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Is shooting cheaper nowadays?

Dave Whitby examines how the real cost of running a driven shoot has changed over the decades — things are actually cheaper nowadays

Hanging game in gamecart

The average return of birds shot to released is 36%; that’s 2,160 birds shot for every 6,000 released

I was recently reminded of that old saying: “Up goes a guinea, bang goes sixpence and down comes half a crown.” This refers to historical costs associated with shooting a pheasant in Victorian and Edwardian times. If you converted those amounts, based on how much they were worth in 1900, into ‘today’s money’, the saying would go: “Up goes £79.80, bang goes £1.95 and down comes £9.77.”

Is shooting today cheaper?

But a gamedealer these days wouldn’t give you anything like that, and cartridges are expensive but they aren’t £1.95 a go. So is shooting today actually cheaper? It is important to realise the difference between the cost of putting a bird over the Guns and the actual cost of each bird shot, the former being the total cost divided by the number of birds released and the latter your total costs divided by the number of birds shot. (You might also like to read: Running a shoot, how to make the numbers add up.)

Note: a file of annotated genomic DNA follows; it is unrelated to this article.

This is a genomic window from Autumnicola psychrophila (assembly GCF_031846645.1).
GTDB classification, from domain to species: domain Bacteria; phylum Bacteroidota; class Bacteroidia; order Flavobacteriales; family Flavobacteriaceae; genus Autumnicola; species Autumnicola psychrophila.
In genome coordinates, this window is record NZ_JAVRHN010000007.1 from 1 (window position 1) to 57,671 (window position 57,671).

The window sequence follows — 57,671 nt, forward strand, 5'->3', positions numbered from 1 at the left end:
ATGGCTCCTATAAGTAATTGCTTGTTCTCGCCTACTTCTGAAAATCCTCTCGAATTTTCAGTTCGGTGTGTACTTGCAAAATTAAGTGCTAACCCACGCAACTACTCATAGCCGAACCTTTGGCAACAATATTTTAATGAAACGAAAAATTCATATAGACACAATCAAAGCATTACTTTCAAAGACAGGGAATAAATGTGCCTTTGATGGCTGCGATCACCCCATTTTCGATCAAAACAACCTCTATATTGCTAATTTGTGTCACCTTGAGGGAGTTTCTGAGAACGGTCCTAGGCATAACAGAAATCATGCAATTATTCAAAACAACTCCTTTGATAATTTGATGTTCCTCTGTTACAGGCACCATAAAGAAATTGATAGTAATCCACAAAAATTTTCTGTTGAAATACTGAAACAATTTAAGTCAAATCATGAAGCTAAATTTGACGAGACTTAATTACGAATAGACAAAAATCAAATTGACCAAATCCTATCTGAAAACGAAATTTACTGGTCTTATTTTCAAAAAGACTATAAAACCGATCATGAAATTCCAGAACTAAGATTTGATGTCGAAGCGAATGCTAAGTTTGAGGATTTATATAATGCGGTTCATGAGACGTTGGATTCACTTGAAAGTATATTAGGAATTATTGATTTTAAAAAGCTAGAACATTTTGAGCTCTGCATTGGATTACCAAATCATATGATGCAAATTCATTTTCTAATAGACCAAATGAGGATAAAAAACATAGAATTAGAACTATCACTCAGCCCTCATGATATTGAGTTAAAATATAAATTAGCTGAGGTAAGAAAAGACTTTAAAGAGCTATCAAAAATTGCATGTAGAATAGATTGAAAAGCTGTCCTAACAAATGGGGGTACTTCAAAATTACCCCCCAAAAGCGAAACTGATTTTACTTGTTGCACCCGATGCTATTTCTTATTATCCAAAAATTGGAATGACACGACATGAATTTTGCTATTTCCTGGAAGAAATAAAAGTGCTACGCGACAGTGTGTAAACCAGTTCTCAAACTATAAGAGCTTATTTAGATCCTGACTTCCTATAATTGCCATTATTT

With a heavy reliance upon wild stock, our Edwardian example must have referred to total costs divided by what was hanging in the game larder. These days most of what is shot is released.

Edwardian men shooting

Curiously, the relative cost of a shoot today is less than it was during Victorian and Edwardian years

Costs come in three forms — fixed, variable and opportunity. Fixed costs are those that remain constant despite output, like whether you put 1,000 or 7,000 birds out, your keeper and his house. Variable costs alter depending upon output — more birds, more feed, higher vet costs. The total cost of each bird released is largely down to management and competence. The cost of each bird shot varies — it reflects both release costs and percentage returns.